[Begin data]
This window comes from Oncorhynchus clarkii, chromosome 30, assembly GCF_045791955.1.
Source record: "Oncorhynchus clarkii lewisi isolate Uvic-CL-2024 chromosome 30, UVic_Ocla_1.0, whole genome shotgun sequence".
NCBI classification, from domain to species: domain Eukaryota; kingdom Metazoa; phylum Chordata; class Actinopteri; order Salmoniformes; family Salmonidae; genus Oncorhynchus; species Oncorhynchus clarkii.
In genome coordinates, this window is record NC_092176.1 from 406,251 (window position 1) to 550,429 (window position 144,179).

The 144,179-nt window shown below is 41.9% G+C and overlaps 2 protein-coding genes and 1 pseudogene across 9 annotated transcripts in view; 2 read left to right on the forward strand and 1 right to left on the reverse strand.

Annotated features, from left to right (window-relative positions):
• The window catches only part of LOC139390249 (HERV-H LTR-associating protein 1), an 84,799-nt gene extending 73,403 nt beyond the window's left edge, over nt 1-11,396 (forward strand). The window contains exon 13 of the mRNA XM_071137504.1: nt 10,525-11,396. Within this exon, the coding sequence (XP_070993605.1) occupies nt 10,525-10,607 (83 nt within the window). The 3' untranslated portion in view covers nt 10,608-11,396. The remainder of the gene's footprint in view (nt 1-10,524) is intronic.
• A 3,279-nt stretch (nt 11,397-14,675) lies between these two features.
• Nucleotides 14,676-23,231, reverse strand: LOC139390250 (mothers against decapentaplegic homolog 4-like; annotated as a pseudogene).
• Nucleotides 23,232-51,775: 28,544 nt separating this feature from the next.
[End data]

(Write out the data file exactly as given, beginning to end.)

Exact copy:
This window comes from Oncorhynchus clarkii, chromosome 30, assembly GCF_045791955.1.
Source record: "Oncorhynchus clarkii lewisi isolate Uvic-CL-2024 chromosome 30, UVic_Ocla_1.0, whole genome shotgun sequence".
NCBI classification, from domain to species: domain Eukaryota; kingdom Metazoa; phylum Chordata; class Actinopteri; order Salmoniformes; family Salmonidae; genus Oncorhynchus; species Oncorhynchus clarkii.
In genome coordinates, this window is record NC_092176.1 from 406,251 (window position 1) to 550,429 (window position 144,179).

The 144,179-nt window shown below is 41.9% G+C and overlaps 2 protein-coding genes and 1 pseudogene across 9 annotated transcripts in view; 2 read left to right on the forward strand and 1 right to left on the reverse strand.

Annotated features, from left to right (window-relative positions):
• The window catches only part of LOC139390249 (HERV-H LTR-associating protein 1), an 84,799-nt gene extending 73,403 nt beyond the window's left edge, over nt 1-11,396 (forward strand). The window contains exon 13 of the mRNA XM_071137504.1: nt 10,525-11,396. Within this exon, the coding sequence (XP_070993605.1) occupies nt 10,525-10,607 (83 nt within the window). The 3' untranslated portion in view covers nt 10,608-11,396. The remainder of the gene's footprint in view (nt 1-10,524) is intronic.
• A 3,279-nt stretch (nt 11,397-14,675) lies between these two features.
• Nucleotides 14,676-23,231, reverse strand: LOC139390250 (mothers against decapentaplegic homolog 4-like; annotated as a pseudogene).
• Nucleotides 23,232-51,775: 28,544 nt separating this feature from the next.